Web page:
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Nov 09

Symlinks and directories, versus EAR files

Java, PHP, Ruby, Tech Add comments

Another post in the realm of dynamic platforms, and this time my thoughts are on deployment.

I have been working on a large web application, that is now in production.

The project before this one was on a large stack (WebSphere) and the deployment was a nightmare.

In development we had simple war’s and developers were all setup with expanded versions so they weren’t wasting time ziping up changes for a simple text change :)

However, the deployment issues were another story. They needed to be ear’d and run through a million checks on this, that, and a bit of the other.

We had to have our build system scripted to handle this all, and there were constant problems.

From that, I am now on a system where there are no such beasts as EARs. You just have good ole files and directories that the server looks too. Development is pretty much the same as deployment (bar a few optimizations that are taken care of via environment).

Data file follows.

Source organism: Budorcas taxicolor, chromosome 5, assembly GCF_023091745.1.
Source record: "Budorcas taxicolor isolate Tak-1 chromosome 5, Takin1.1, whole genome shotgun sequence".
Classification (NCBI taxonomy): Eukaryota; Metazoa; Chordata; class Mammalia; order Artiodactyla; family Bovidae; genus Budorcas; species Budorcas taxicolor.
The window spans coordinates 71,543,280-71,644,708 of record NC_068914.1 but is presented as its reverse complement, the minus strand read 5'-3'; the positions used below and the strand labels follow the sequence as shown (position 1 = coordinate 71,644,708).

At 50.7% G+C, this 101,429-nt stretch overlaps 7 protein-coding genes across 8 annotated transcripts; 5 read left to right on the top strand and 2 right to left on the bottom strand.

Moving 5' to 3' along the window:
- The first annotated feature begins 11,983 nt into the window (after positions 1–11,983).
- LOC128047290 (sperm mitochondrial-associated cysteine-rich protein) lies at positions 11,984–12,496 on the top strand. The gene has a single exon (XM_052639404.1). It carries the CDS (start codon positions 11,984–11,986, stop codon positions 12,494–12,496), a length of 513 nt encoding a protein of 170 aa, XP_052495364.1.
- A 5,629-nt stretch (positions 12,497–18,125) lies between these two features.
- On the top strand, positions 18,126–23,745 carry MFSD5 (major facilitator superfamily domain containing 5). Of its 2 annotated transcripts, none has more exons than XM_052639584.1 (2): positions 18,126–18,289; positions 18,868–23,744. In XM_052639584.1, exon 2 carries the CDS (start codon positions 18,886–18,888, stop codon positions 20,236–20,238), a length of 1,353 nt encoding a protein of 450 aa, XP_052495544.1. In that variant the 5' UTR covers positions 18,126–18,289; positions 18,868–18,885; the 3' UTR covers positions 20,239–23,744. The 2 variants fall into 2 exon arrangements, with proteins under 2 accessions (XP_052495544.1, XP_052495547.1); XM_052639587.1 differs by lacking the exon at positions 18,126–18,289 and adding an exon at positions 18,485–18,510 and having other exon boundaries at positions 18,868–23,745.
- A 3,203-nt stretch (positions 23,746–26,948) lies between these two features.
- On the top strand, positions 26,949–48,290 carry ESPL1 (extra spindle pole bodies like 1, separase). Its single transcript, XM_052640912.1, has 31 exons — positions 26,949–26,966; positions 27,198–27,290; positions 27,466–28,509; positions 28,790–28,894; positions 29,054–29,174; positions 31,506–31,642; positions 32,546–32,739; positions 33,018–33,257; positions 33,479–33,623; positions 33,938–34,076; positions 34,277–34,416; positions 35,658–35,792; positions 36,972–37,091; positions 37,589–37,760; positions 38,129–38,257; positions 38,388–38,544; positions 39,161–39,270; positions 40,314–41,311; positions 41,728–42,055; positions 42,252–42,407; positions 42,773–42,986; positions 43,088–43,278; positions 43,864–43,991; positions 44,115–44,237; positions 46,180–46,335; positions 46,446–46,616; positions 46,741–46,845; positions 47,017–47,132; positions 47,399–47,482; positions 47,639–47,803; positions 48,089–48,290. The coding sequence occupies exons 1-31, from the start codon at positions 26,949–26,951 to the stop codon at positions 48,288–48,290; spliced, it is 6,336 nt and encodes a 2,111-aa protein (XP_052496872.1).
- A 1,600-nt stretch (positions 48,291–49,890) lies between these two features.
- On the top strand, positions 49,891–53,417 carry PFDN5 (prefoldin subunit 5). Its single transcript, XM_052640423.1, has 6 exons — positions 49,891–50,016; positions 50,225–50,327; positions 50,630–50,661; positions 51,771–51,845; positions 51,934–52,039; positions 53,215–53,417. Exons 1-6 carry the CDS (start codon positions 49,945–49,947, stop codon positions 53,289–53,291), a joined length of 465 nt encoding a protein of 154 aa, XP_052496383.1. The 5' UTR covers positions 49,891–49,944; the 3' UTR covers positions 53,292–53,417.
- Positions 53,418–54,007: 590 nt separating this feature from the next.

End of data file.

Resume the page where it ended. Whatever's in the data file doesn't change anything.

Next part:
To jump between releases we can easily change a symlink and we are moved. An issue? we can move right back. No need to deploy/redeploy/undeploy in containers.

Bah I hear you scoff. What about all of the tools for deployment! How mickey mouse is this file based crud!

We have nice scripting via tools like Switchtower, which handles deployment very nicely indeed, and is easy to extend to do you will.

Lighter, and yet simple. Switchtower is still new-ish, so it may not do everything that you need in your deployment world… but it is getting there.

4 Responses to “Symlinks and directories, versus EAR files”

  1. James Strachan Says:

    Here here. Tools should be designed to suit us; we shouldn’t have to jump through hoops to do things the way the tool designer wanted us to use them.

  2. RefuX Says:

    I was recently tasked with helping improve automated deployments on our servers.
    I actually took the opposite route!
    I took all our bat files and (non J2EE) deployments and packaged them all up as seperate OSGi bundles. Now I can just tell a OSGi bundle to ‘update’ and it will gracefully stop and then download its newest version and restart the bundle.

  3. Dmitri Colebatch Says:

    I’m assuming this environment isn’t clustered. If it were to be clustered how would you handle it? I also assume this means you have filesystem access to your servers from your development machines and that you’re not interested in any features such as graceful redeploy (keeping existing sessions on the old version whilst having new sessions go to the new version)?

    Whilst I’m all up for simplicity, what you’re suggesting only handles the most basic of deployment scenarios.

  4. Laure Says:

    Great, what about this one then:

    Enjoy :)

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